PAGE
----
CERTs Co-Director Joel Haskard spoke with Xcel Energy’s Senior Product Portfolio Manager Steve Mudd to get an update on Xcel Energy’s Windsource program.
Tell me a little about the Windsource program and how it is doing in Minnesota to date.
Windsource is Xcel Energy’s leading voluntary green power program, enabling our customers to purchase renewable energy that’s generated in excess of the company’s other state mandates. We currently have 20 wind farms that are dedicated or semi-dedicated to supply the energy that our customers purchase. Over 33,000 Minnesota homes and 264 businesses purchased 170,185 MWh of renewable energy from Windsource in 2013.
- We celebrated our 1 Billionth kilowatt-hour of sales in Minnesota. The feat was illustrated by a cool infographic that demonstrated what 1 Billion kWh really means.
- In 2013, the number of Windsource participants in Minnesota increased by nearly 11,000 customers (or about 33%)—the largest single year increase in the program’s history. This was really the result of three things: improved marketing tactics, environmental awareness, and the low cost of Windsource. In fact, NREL recognized Minnesota as having one of the ten least expensive green power programs nationwide.
I subscribe to Windsource and see the charge on my monthly bill; I also see an amount reduced from my bill since I am a Windsource subscriber…Can you explain how that works?
The Windsource rate structure has two components. The Windsource rate is 3.53 cents per kilowatt-hour and that number is based primarily on Xcel Energy’s cost to purchase wind energy from our dedicated Windsource wind farms. These are long-term contracts with the farm developers so the cost won’t vary significantly over time. Windsource customers are then exempted from paying the Fuel Cost Charge (FCC). The FCC includes a host of costs related to generating electricity. It includes the cost of coal and natural gas for our power plants as well as the costs of purchasing electricity on the market when demand exceeds what our own fleet can generate. The FCC changes monthly and can be impacted significantly by the cost of natural gas and the overall price for electricity in the market. In 2013, the FCC for residential customers ranged from 2.72 cents per kWh to 3.36 per kWh, with an average of 3 cents.
To come up with the net Windsource premium—the amount that Windsource customers pay compared to non-Windsource customers—you subtract the wind rate from the FCC. So on average in 2013, Windsource customers paid 0.53 cents per kWh more than non-Windsource customers. Our average residential customer uses about 675 kWh per month, so to be 100% powered by renewable energy, it costs about $3.59 per month. In March of this year, fuel costs spiked to 3.48 cents/kWh, so our customers will pay about 0.05/kWh—or about 33 cents total to be 100% green. If fuel costs continue to rise, it’s possible that Windsource customers could see a net credit on their bill. This is a tremendous game-changer and an indication of how Xcel Energy has been able to drive down the cost-curve for renewable energy.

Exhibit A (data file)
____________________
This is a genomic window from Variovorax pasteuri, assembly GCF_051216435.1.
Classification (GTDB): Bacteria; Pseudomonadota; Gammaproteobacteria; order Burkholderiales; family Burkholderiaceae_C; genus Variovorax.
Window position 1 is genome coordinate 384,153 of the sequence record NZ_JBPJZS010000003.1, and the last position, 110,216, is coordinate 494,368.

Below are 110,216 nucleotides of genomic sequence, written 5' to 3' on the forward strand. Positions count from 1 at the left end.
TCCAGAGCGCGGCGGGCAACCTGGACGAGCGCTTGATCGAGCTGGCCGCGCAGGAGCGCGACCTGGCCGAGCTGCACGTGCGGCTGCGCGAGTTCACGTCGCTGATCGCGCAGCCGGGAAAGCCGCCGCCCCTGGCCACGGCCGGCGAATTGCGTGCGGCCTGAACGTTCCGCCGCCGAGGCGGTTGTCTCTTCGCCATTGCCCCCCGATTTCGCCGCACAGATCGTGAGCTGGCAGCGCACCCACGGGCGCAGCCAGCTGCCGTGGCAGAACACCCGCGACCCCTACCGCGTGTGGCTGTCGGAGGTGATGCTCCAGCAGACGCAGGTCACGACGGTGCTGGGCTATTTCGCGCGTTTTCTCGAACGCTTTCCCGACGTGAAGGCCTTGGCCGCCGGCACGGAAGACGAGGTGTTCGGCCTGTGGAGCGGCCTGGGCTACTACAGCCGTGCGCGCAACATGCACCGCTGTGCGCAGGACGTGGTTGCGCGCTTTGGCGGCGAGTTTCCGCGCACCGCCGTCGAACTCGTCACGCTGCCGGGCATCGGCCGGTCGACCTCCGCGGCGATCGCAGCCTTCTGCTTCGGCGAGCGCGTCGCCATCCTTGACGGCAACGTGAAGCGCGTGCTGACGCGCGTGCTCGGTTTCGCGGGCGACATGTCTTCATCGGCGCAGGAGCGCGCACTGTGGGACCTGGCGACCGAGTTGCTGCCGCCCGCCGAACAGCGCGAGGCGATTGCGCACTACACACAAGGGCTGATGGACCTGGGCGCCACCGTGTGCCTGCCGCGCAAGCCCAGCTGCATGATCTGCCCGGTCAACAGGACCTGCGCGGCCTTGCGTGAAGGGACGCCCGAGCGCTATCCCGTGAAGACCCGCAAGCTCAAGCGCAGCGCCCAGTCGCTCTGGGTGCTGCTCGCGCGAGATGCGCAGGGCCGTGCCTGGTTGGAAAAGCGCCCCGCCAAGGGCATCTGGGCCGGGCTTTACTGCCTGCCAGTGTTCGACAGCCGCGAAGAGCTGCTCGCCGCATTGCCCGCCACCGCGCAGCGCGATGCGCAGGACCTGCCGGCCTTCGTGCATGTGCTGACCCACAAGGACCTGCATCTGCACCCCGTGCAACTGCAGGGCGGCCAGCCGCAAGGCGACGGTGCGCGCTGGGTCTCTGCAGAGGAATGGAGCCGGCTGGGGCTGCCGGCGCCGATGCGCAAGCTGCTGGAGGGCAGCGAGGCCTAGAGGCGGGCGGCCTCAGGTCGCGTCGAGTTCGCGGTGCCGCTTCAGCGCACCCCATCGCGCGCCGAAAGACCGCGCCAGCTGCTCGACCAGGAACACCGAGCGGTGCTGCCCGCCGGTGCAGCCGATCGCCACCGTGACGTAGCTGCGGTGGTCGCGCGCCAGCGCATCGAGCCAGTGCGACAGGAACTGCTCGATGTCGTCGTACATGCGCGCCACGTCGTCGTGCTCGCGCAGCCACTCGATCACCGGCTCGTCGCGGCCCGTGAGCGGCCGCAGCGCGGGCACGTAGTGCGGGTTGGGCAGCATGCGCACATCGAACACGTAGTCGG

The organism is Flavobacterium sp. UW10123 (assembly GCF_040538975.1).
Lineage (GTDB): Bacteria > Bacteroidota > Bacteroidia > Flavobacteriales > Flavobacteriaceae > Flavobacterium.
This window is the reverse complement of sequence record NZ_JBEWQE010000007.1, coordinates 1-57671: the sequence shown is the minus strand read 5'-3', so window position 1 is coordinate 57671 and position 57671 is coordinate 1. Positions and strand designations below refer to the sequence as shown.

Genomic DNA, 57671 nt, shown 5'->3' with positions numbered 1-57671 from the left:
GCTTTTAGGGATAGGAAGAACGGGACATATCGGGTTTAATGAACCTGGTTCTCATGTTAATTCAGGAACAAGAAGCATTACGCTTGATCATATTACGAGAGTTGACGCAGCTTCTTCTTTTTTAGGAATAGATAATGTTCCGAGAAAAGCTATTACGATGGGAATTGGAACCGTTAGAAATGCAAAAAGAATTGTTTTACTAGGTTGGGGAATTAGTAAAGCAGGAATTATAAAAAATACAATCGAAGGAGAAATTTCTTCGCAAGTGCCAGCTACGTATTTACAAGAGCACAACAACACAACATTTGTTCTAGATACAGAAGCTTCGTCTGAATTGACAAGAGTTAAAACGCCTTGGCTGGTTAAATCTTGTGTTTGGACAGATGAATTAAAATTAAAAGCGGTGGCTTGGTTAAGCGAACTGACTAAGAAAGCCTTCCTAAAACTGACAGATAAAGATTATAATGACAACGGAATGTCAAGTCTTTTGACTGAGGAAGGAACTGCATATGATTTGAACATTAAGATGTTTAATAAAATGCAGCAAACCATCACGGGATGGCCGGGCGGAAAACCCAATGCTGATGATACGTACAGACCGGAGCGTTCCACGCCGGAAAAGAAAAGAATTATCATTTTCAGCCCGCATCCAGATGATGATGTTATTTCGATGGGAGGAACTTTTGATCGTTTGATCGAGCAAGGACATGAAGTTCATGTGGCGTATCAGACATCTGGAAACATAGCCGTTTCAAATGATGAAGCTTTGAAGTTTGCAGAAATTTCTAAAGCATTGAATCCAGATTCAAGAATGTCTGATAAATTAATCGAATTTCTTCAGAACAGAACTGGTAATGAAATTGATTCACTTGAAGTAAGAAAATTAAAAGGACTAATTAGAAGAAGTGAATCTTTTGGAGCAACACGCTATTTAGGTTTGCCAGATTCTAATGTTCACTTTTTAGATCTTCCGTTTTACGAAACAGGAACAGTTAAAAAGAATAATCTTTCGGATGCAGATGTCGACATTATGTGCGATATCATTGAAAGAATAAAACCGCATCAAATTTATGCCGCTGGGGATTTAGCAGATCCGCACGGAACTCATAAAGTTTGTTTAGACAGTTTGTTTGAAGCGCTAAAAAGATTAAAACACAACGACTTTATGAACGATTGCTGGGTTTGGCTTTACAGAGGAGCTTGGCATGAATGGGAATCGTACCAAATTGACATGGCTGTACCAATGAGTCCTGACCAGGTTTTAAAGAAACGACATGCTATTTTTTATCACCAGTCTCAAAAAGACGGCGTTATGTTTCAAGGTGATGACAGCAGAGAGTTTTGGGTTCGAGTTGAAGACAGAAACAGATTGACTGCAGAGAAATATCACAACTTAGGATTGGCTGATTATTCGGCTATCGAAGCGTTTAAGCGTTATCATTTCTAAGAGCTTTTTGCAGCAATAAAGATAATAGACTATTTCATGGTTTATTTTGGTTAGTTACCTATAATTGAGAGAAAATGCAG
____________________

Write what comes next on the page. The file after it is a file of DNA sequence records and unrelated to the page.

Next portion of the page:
There seem to be more and more electric vehicles on the road here in Minnesota and I understand that Xcel Energy has helped couple the Windsource program with electric charging stations… Can you say more about that program?
Our Windsource customers are obviously savvy about environmental issues. They tend to be early adopters when it comes to environmental practices like recycling and you’re very likely to find their home lit up with LEDs or CFLs. So it was no surprise to us to find that a very high number of EV owners were also Windsource customers. In our first comparison of EV and Windsource data, 35% of EV owners were Windsource customers.
To recognize and encourage this emissions-free driving, we adapted our Windsource messaging to talk about EVs and began offering things like a “Drive with GUST-o!” bumper sticker for new sign-ups. Xcel Energy has been involved with a number of different initiatives to support alternative-fuel vehicles and has been a huge participant in Drive Electric Minnesota—a consortium of public and private entities dedicated to encouraging the use of EVs. Through that effort, the Minnesota Pollution Control Agency spearheaded the “Zero Emissions Charging Challenge” which is an effort to get public charging stations powered with renewable energy. Xcel Energy jumped on board and we’re hoping to see every station in Minnesota powered by a wind turbine or a solar panel.
Finally any last thoughts to share with folks about Windsource?
As a marketer, my final thought is always a call to action. To get more information and to sign up for Windsource, visit Xcel Energy’s Windsource Guide.